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Protein Design Is Inverse Structure Prediction

22 March, 2007 - 2 min read

If we imagine protein folding as the exploration by a human explorer navigating a rugged landscape in search of the lowest elevation point, then how do we describe protein design? If we are still baffled by structure prediction in the ‘midnight zone’ how can we have a bioengineering strategy that is worth the title ‘protein design’?

When does Bioinformatics become Bioengineering? Is protein design really just inverse structure prediction? Does that work to simplify the problem?

I have always looked at the problem from the perspective of predicting ternary structure from primary structure. It almost seems more practical to flip the problem around. Given a structure and function, can we predict the amino acid sequence?

DNA synthesizers are rapidly improving. We still do not understand how a change in the amino acid sequence affects changes in protein structure. Template based modeling is progressing, anything beyond a sequence identity of 30% can be reliably modeled with a good pipeline.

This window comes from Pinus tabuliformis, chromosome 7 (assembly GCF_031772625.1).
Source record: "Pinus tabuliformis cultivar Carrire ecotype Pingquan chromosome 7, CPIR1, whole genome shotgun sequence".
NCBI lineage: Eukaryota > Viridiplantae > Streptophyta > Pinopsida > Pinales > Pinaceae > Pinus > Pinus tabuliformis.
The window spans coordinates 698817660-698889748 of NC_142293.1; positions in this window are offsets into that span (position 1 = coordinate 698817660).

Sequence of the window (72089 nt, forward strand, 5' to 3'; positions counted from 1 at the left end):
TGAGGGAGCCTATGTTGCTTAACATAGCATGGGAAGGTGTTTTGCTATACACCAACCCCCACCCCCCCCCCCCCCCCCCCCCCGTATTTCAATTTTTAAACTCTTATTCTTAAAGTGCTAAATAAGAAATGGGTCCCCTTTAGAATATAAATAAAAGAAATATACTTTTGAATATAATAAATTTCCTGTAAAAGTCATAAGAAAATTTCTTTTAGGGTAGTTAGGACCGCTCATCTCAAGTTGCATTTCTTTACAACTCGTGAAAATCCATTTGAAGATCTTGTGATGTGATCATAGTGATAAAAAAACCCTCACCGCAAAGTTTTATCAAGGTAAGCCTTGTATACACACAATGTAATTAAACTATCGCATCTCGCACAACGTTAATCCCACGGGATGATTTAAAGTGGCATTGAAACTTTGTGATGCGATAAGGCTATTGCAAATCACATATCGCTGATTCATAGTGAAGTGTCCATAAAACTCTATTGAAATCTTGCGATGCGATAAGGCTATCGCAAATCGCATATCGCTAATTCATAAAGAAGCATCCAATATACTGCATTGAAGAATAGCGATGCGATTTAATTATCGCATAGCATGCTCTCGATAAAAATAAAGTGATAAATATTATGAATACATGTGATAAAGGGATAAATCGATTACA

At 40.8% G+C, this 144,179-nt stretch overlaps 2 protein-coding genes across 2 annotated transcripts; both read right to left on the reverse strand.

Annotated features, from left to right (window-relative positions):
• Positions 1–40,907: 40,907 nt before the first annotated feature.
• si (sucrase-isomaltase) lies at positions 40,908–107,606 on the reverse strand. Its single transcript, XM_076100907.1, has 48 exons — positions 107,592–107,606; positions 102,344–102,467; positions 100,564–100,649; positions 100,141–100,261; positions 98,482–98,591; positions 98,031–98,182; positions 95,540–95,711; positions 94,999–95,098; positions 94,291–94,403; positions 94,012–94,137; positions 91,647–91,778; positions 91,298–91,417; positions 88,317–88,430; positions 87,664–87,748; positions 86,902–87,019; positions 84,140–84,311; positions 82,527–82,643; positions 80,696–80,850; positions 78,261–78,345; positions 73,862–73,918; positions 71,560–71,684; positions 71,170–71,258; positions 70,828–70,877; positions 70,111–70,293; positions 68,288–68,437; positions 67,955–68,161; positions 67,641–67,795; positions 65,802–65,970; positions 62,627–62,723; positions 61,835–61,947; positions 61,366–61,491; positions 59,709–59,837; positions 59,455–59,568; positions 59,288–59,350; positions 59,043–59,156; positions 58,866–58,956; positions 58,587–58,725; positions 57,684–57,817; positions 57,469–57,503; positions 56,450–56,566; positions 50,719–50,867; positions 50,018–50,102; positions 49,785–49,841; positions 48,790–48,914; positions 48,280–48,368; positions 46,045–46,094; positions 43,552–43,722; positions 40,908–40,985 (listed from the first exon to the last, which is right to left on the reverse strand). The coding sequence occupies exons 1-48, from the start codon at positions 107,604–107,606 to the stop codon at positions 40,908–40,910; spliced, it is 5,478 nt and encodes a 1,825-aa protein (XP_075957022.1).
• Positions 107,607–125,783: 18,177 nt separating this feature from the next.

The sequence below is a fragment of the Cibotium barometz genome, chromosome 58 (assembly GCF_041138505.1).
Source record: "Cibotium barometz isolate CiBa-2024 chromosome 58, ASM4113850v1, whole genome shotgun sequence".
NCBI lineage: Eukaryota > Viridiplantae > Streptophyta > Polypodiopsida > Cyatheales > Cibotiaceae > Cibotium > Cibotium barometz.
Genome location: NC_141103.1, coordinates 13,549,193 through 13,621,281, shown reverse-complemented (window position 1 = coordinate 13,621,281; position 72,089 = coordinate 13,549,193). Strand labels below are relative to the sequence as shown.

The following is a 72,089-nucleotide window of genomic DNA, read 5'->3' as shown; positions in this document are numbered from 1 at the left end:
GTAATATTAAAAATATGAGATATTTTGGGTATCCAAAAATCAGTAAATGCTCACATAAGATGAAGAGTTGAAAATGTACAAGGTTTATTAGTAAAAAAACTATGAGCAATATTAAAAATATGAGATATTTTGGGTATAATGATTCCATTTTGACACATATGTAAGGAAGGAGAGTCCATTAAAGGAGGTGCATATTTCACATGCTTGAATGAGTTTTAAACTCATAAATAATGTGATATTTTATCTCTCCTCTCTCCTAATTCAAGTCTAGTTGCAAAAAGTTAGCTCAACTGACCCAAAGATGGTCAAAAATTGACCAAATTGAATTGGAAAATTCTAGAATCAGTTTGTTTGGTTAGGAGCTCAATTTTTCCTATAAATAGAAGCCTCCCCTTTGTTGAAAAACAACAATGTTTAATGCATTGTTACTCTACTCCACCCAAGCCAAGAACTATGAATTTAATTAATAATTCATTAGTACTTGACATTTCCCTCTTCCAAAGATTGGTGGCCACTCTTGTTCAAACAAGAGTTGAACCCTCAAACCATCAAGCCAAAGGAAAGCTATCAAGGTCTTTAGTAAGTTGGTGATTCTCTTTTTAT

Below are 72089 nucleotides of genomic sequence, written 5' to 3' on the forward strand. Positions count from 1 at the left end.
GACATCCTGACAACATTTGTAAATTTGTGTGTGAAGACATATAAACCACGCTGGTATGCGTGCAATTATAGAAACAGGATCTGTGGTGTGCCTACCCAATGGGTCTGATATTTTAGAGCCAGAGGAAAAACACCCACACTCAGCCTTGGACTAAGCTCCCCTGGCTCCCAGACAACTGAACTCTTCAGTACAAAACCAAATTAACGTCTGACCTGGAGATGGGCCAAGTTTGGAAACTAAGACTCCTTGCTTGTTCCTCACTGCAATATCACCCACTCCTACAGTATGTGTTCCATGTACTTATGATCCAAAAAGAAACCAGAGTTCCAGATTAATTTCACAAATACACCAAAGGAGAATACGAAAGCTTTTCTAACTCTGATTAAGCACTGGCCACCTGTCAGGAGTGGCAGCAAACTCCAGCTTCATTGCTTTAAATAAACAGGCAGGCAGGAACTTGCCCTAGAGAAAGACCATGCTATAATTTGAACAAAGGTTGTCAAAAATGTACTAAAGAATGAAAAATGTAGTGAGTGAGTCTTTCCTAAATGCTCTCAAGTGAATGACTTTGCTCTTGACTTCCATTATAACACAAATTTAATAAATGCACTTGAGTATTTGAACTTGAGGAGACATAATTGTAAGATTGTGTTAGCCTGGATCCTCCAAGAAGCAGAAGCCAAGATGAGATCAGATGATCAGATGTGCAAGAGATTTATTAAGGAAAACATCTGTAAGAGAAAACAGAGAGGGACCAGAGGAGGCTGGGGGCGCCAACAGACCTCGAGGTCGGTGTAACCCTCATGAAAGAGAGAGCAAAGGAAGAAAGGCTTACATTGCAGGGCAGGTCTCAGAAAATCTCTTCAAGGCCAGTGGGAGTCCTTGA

Reliable function prediction is obviously the next milestone, but I think the gap from structure to function is still enormous. How do we standardize function specification? Enzyme functions can be described by the reaction they catalyze or the pathway they are part of. However not all proteins are enzymes. And not all enzymes are proteins. Hormones, transcription factors, membrane receptors all have some characteristic structure that supports their function.

Function prediction needs about 10 years before it can provide the type of infrastructure for robust bioengineering and truly rational drug design.